There is a reason why we naturally trust third party reviews and testimonials more than the ones we find on a company’s website. They are all social proofs, no doubt, but the company could be running some self-promotion with the reviews published on their website.
The same thing tends to affect thought leadership content. The aim of thought leadership is not to promote – even though it does that by itself. Even if done right, always hosting your thought leadership on your blog and platforms alone could look like you are self-promoting.
Positioning your content on different industry media platforms will solve this problem for you. Seek out collaborations with trusted names in the industry, allowing them to deliver your content. Leverage the trust and credibility they have, to build even more unbiased authority and trust in your brand.
Boost your Message
Your thought leadership does not end at the time you hit the publish button. You should still seek to get more eyes on those ideas and that content.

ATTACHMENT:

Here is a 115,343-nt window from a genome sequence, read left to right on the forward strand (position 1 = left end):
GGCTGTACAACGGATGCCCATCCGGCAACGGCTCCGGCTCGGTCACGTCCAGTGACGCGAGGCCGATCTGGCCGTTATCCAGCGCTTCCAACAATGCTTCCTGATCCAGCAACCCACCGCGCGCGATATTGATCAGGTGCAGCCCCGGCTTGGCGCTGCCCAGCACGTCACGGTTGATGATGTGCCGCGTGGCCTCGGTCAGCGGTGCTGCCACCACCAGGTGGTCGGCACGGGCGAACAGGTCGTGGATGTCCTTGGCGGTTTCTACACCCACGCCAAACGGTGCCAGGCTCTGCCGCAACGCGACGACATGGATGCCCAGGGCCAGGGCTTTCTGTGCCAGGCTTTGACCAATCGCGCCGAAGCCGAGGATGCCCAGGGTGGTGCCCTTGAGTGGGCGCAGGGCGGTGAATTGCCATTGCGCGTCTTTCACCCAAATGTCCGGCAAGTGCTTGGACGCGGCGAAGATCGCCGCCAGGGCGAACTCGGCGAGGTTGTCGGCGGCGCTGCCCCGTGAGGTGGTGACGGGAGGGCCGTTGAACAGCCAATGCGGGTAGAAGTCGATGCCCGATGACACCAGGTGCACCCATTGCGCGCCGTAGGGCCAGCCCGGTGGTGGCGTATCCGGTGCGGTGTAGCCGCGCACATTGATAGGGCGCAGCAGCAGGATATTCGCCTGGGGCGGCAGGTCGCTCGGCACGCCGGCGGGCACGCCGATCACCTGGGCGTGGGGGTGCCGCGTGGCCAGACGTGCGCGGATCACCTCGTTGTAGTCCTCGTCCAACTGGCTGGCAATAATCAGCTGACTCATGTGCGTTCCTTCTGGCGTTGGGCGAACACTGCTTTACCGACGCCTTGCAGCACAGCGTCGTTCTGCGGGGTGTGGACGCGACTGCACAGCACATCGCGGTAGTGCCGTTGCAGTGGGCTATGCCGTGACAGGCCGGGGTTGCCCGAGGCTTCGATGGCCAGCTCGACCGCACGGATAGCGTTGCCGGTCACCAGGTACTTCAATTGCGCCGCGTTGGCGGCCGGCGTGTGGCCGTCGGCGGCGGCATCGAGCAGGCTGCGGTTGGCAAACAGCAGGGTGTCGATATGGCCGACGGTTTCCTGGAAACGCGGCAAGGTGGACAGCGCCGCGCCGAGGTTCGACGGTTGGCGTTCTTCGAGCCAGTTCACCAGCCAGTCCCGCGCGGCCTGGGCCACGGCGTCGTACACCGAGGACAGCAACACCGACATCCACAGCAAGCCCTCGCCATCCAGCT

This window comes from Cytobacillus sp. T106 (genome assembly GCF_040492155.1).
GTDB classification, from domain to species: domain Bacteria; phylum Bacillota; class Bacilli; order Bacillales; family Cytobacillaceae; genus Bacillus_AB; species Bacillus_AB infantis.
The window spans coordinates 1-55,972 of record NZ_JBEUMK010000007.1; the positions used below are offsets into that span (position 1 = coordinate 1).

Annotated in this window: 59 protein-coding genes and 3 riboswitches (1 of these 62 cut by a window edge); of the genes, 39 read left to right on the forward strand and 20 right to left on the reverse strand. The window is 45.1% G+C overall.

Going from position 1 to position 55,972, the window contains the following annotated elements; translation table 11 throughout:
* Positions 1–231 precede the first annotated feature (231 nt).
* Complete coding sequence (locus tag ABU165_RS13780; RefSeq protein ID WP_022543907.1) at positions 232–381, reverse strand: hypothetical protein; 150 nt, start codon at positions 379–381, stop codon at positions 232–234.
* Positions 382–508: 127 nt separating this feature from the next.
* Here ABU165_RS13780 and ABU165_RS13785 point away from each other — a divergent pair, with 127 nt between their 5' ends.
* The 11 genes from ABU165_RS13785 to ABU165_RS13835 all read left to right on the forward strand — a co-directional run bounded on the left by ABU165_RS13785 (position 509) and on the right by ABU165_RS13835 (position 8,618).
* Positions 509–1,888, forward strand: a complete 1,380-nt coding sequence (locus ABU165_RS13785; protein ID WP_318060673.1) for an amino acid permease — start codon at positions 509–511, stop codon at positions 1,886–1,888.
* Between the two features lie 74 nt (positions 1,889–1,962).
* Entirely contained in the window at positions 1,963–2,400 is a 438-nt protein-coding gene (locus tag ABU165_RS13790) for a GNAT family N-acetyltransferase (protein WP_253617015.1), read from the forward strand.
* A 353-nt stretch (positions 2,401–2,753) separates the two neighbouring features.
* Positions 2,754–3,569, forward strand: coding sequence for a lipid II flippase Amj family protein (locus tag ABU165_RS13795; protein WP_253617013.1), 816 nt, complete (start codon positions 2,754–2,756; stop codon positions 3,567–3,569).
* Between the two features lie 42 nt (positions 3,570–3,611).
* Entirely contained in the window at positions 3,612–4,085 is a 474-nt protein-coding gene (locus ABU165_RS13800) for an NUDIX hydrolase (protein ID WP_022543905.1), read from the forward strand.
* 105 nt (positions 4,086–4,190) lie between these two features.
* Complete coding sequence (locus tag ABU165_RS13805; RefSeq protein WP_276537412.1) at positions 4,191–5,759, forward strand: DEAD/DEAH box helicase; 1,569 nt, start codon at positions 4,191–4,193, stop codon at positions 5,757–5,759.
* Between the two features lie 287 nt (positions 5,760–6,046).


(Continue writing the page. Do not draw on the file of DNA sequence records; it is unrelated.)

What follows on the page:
It is not enough to have done a ton of good research and formatted the content in the right way for the market. If you do not promote it, all that good work would have been for nothing.
There are diverse approaches to boosting the efficacy of your thought leadership.
- SEO – optimize your message for the right keywords. This puts you in good standing with search engines, which could well provide more than 50% of your overall traffic.
- Newsletters – as discussed above, sending email newsletters also boosts your reach while ensuring continued relevance.
- Collaborations – seek out influencers in the industry and work with them to reach their audience too. Conduct interviews with leading personalities and other thought leaders. Be open to speaking engagements, guest posts, and related public appearnaces.
- Social sharing – social media is a great tool to get your thought leadership out there. The success of social media boils down to identifying the right social media for your audience. Otherwise, you are just projecting your voice loudly into empty space.
From Prototype to Product
You don’t have to get it all right at first. Thought leaders are humans too and they are bound to make mistakes. These are learning phases as they climb the ladder to the top.
As you would with any product, this is an excellent time to launch your beta thought leadership. Iterate, evolve, and keep improving the process. Learn as much as you can on the job and keep reinventing yourself along the way.
By taking note of the tips on this list and doing your homework, compelling thought leadership is just around the corner for you.